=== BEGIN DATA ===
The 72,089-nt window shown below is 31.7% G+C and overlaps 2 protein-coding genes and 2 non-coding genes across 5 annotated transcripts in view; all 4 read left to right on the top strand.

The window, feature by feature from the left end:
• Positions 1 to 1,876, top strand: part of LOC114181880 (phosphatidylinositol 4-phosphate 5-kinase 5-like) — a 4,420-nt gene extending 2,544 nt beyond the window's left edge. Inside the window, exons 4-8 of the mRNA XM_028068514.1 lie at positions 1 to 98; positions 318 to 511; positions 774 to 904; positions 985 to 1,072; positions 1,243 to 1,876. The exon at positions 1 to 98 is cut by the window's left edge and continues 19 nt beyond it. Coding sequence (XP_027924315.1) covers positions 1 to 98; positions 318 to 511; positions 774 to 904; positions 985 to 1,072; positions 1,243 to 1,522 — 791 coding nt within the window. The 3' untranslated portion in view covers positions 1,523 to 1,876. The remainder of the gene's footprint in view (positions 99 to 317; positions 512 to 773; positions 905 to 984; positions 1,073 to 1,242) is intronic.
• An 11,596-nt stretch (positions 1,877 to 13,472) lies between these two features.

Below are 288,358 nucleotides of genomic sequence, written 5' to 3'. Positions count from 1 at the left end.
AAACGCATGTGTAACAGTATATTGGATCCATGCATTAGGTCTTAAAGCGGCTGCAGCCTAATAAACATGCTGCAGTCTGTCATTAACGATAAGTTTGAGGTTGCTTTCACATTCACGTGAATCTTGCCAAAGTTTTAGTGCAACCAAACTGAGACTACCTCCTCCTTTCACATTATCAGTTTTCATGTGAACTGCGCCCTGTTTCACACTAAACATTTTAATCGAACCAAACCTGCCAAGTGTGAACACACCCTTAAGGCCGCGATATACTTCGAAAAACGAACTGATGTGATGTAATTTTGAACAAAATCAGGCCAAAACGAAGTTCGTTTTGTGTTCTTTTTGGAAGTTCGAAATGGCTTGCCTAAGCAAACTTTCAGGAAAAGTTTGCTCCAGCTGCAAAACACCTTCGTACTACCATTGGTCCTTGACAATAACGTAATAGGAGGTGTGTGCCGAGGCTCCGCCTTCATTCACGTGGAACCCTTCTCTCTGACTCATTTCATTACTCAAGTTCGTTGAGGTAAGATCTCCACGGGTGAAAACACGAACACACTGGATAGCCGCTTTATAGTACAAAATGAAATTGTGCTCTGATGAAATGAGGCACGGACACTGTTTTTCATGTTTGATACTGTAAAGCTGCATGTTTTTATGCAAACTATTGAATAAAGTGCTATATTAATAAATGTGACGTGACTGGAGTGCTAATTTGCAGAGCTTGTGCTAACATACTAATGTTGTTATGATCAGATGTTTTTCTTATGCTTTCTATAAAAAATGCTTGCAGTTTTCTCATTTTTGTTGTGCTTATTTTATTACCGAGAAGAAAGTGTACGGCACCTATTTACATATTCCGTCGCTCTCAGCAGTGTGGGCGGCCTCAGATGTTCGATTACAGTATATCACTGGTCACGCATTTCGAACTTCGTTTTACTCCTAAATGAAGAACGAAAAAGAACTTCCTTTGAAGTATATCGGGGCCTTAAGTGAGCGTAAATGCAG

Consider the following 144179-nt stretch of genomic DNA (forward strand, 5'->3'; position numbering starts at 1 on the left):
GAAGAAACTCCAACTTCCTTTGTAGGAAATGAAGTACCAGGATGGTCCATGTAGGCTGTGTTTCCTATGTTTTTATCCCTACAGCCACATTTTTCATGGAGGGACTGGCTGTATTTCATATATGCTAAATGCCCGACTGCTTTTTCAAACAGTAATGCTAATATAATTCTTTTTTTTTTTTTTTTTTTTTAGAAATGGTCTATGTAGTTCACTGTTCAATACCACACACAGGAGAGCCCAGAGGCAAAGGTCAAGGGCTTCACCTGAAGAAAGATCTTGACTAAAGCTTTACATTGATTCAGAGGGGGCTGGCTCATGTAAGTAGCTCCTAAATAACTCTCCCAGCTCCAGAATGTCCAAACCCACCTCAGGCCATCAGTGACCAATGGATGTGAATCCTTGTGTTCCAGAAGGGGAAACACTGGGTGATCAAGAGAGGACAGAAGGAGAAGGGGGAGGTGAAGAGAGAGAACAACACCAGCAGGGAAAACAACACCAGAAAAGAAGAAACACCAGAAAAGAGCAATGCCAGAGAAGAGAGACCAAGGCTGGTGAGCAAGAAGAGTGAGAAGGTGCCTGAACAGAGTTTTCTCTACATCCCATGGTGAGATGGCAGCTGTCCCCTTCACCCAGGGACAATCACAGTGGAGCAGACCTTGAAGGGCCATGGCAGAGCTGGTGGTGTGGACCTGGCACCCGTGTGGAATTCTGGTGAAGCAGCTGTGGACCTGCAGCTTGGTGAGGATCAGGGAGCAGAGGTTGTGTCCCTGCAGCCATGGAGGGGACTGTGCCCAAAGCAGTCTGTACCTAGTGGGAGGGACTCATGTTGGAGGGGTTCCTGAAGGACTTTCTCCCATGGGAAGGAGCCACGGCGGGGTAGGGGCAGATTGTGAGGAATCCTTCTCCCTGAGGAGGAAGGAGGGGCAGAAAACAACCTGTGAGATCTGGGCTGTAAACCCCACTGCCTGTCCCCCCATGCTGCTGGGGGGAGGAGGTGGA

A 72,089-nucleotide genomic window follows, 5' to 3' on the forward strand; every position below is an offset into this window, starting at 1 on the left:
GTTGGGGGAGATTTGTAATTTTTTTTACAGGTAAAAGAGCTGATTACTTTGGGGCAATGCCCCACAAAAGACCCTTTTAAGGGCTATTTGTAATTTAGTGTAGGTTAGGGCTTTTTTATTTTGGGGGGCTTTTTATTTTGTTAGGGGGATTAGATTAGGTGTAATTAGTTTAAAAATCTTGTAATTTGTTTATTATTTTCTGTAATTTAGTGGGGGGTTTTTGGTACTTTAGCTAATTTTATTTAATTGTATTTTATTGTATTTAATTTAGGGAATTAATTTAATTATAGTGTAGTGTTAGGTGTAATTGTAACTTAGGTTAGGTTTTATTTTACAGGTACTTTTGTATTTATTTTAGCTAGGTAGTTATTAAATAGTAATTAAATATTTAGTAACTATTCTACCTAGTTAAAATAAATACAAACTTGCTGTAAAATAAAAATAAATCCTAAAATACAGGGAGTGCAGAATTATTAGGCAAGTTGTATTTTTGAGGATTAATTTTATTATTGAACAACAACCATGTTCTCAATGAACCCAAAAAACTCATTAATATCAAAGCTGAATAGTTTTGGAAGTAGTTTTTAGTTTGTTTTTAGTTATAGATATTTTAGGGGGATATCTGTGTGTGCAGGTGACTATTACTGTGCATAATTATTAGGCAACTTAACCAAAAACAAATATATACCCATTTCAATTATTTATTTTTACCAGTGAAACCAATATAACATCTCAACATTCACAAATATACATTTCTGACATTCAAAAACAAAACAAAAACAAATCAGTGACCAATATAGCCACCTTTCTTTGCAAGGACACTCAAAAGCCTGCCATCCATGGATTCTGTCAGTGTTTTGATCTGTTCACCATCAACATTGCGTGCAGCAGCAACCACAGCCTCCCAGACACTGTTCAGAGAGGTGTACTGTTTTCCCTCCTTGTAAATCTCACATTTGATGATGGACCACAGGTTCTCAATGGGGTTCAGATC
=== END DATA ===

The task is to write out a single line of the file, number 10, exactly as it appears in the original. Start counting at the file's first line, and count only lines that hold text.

GTTGGGGGAGATTTGTAATTTTTTTTACAGGTAAAAGAGCTGATTACTTTGGGGCAATGCCCCACAAAAGACCCTTTTAAGGGCTATTTGTAATTTAGTGTAGGTTAGGGCTTTTTTATTTTGGGGGGCTTTTTATTTTGTTAGGGGGATTAGATTAGGTGTAATTAGTTTAAAAATCTTGTAATTTGTTTATTATTTTCTGTAATTTAGTGGGGGGTTTTTGGTACTTTAGCTAATTTTATTTAATTGTATTTTATTGTATTTAATTTAGGGAATTAATTTAATTATAGTGTAGTGTTAGGTGTAATTGTAACTTAGGTTAGGTTTTATTTTACAGGTACTTTTGTATTTATTTTAGCTAGGTAGTTATTAAATAGTAATTAAATATTTAGTAACTATTCTACCTAGTTAAAATAAATACAAACTTGCTGTAAAATAAAAATAAATCCTAAAATACAGGGAGTGCAGAATTATTAGGCAAGTTGTATTTTTGAGGATTAATTTTATTATTGAACAACAACCATGTTCTCAATGAACCCAAAAAACTCATTAATATCAAAGCTGAATAGTTTTGGAAGTAGTTTTTAGTTTGTTTTTAGTTATAGATATTTTAGGGGGATATCTGTGTGTGCAGGTGACTATTACTGTGCATAATTATTAGGCAACTTAACCAAAAACAAATATATACCCATTTCAATTATTTATTTTTACCAGTGAAACCAATATAACATCTCAACATTCACAAATATACATTTCTGACATTCAAAAACAAAACAAAAACAAATCAGTGACCAATATAGCCACCTTTCTTTGCAAGGACACTCAAAAGCCTGCCATCCATGGATTCTGTCAGTGTTTTGATCTGTTCACCATCAACATTGCGTGCAGCAGCAACCACAGCCTCCCAGACACTGTTCAGAGAGGTGTACTGTTTTCCCTCCTTGTAAATCTCACATTTGATGATGGACCACAGGTTCTCAATGGGGTTCAGATC